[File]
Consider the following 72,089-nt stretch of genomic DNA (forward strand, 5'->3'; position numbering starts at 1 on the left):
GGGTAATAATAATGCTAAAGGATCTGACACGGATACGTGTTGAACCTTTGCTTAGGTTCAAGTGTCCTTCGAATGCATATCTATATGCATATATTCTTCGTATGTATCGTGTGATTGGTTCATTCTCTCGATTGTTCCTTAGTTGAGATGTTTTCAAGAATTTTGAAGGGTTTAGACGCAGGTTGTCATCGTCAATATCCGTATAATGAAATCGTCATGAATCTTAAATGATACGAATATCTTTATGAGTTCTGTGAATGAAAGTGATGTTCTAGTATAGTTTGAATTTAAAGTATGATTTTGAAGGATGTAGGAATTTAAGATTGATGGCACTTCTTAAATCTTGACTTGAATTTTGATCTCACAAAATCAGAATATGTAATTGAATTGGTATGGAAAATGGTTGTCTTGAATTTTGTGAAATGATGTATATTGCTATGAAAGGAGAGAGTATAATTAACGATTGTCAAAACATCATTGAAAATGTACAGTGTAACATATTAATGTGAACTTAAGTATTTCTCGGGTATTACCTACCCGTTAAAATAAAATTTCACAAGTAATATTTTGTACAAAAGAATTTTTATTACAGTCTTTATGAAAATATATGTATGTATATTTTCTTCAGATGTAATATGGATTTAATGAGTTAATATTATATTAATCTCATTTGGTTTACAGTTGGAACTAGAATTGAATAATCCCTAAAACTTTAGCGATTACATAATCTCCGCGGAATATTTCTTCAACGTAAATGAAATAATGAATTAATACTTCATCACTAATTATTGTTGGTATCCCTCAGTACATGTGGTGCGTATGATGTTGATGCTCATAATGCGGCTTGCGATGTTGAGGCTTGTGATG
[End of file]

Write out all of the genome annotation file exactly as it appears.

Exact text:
Consider the following 72,089-nt stretch of genomic DNA (forward strand, 5'->3'; position numbering starts at 1 on the left):
GGGTAATAATAATGCTAAAGGATCTGACACGGATACGTGTTGAACCTTTGCTTAGGTTCAAGTGTCCTTCGAATGCATATCTATATGCATATATTCTTCGTATGTATCGTGTGATTGGTTCATTCTCTCGATTGTTCCTTAGTTGAGATGTTTTCAAGAATTTTGAAGGGTTTAGACGCAGGTTGTCATCGTCAATATCCGTATAATGAAATCGTCATGAATCTTAAATGATACGAATATCTTTATGAGTTCTGTGAATGAAAGTGATGTTCTAGTATAGTTTGAATTTAAAGTATGATTTTGAAGGATGTAGGAATTTAAGATTGATGGCACTTCTTAAATCTTGACTTGAATTTTGATCTCACAAAATCAGAATATGTAATTGAATTGGTATGGAAAATGGTTGTCTTGAATTTTGTGAAATGATGTATATTGCTATGAAAGGAGAGAGTATAATTAACGATTGTCAAAACATCATTGAAAATGTACAGTGTAACATATTAATGTGAACTTAAGTATTTCTCGGGTATTACCTACCCGTTAAAATAAAATTTCACAAGTAATATTTTGTACAAAAGAATTTTTATTACAGTCTTTATGAAAATATATGTATGTATATTTTCTTCAGATGTAATATGGATTTAATGAGTTAATATTATATTAATCTCATTTGGTTTACAGTTGGAACTAGAATTGAATAATCCCTAAAACTTTAGCGATTACATAATCTCCGCGGAATATTTCTTCAACGTAAATGAAATAATGAATTAATACTTCATCACTAATTATTGTTGGTATCCCTCAGTACATGTGGTGCGTATGATGTTGATGCTCATAATGCGGCTTGCGATGTTGAGGCTTGTGATG